Not so long ago, the NRA might have supported the passage of MaKayla’s Law or even helped draft the bill. In 1989, there was a rash of accidental shootings by children in Florida. The incidents were covered in major media outlets, including The New York Times, The Oprah Winfrey Show and People magazine. The widespread attention prompted lawmakers to act.
The NRA’s Florida lobbyist, Marion Hammer—the same woman who, in later decades, would be responsible for the “Stand Your Ground” laws that offer legal protections to shooters claiming self-defense—worked with elected officials to produce the first storage statute in the country. It includes a felony penalty for violators who leave “a loaded firearm within the reach or easy access” of someone 16 or younger, who then takes the weapon and “inflicts injury or death” upon himself or another human being.
A study of Florida’s storage law, published in the journal Pediatrics in 2000, concluded that child shooting deaths in Florida fell 51 percent in the eight years after it was adopted.
The NRA now vehemently opposes codifying storage standards. It argues there is “no compelling need for such invasions of privacy.” Instead, the organization champions the education program, Eddie Eagle GunSafe. The curriculum, which the NRA enthusiastically promotes to public school districts, features a cool but sensible bird, Eddie Eagle, who teaches children between the ages of 4 and 10 what to do when they discover a gun: “Stop! Don’t touch. Run away. Tell a grown-up.”
In an email, Hammer says Eddie Eagle has reached 28 million children, rendering storage laws unnecessary. “[They] don’t teach anyone anything,” she says. “They only punish people for accidents and create crimes.”
‘A Very Good Bill to Pass’
On March 1, Dyer met Roth at the statehouse in Nashville. Her hair was pulled back into a ponytail, and she was wearing a green shirt—MaKayla’s favorite color. Roth led her into a conference room, where they worked on a statement Dyer would read later that day at a Senate Judiciary Committee hearing. Sara Kyle, a first-term Democrat, was set to introduce the bill. A narrower version of the Florida law, it said that when a child under 13 shoots himself or another person with a “recklessly” stored gun, an adult could face felony charges.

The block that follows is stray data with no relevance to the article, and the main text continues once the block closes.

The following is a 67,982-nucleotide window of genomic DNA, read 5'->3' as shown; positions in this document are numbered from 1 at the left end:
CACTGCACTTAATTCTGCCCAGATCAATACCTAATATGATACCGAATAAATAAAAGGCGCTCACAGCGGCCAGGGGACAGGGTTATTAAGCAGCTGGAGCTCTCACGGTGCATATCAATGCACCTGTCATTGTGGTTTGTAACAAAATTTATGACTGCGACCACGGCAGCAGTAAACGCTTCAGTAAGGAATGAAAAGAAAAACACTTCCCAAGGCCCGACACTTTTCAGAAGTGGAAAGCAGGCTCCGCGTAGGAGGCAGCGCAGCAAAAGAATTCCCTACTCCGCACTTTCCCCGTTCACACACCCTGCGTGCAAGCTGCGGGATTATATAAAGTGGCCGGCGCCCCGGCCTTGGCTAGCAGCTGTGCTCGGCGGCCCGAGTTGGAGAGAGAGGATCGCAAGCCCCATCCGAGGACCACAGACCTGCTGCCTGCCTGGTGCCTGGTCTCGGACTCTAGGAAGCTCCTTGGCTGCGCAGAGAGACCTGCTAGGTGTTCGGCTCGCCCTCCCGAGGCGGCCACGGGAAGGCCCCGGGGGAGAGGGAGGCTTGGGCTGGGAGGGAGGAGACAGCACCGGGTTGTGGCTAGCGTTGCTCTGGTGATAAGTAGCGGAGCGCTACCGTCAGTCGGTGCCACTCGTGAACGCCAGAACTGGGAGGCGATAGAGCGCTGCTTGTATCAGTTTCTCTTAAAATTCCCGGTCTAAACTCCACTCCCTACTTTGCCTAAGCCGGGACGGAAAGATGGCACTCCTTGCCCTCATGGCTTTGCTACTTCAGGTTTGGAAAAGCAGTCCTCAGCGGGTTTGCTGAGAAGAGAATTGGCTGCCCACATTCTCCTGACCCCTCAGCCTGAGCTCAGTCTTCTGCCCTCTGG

Dyer puzzled over how to describe her daughter. Not long ago, MaKayla was a sassy child who delighted in her own jumpy energy. When she wanted a toy, she would corner her grandma, place a hand on her cocked hip and ask, “Is it your payday?”—cracking up the whole family. But what would that kind of detail mean to a roomful for strangers? Would it help them see and hear the child? Could they imagine the absence of all that life?
She began to write: “MaKayla was my 8-year-old daughter. She was always full of laughter. She always had a smile on her face and was always in a good mood, and she loved everyone.”
Around the same time, Kyle received a visitor: Erin Luper, a young lobbyist the NRA had sent from its Virginia headquarters to Nashville. Luper was familiar with the state, having earned a political science degree from the University of Tennessee in 2007. Luper insisted that the lawmaker “didn’t have the votes to get the bill out of committee,” Kyle says. “The Eddie Eagle program,” Kyle recalls Luper saying, “was enough to find a solution to this problem.” (Luper declined to comment for this story.)
The safe storage bill hearing took place in an elegant room with oak-paneled walls. Nine lawmakers, seven Republicans and two Democrats sat behind a raised dais, looking down at the long, rectangular witness desk below.
Dyer was the first to testify. Nervous, she read her statement quickly, declaring as she finished that she stood behind MaKayla’s Law “100 percent,” and added, “I am asking you today to search your hearts and take a stand against these preventable tragedies.”
The only lawmaker to express outright skepticism at the hearing was Senator Mike Bell, a goateed farmer considered the most pro-gun member of Tennessee’s upper chamber. He had recently sponsored a bill allowing state college and university employees with concealed-carry licenses to bring their guns onto campuses, a proposal that was advancing through the Legislature.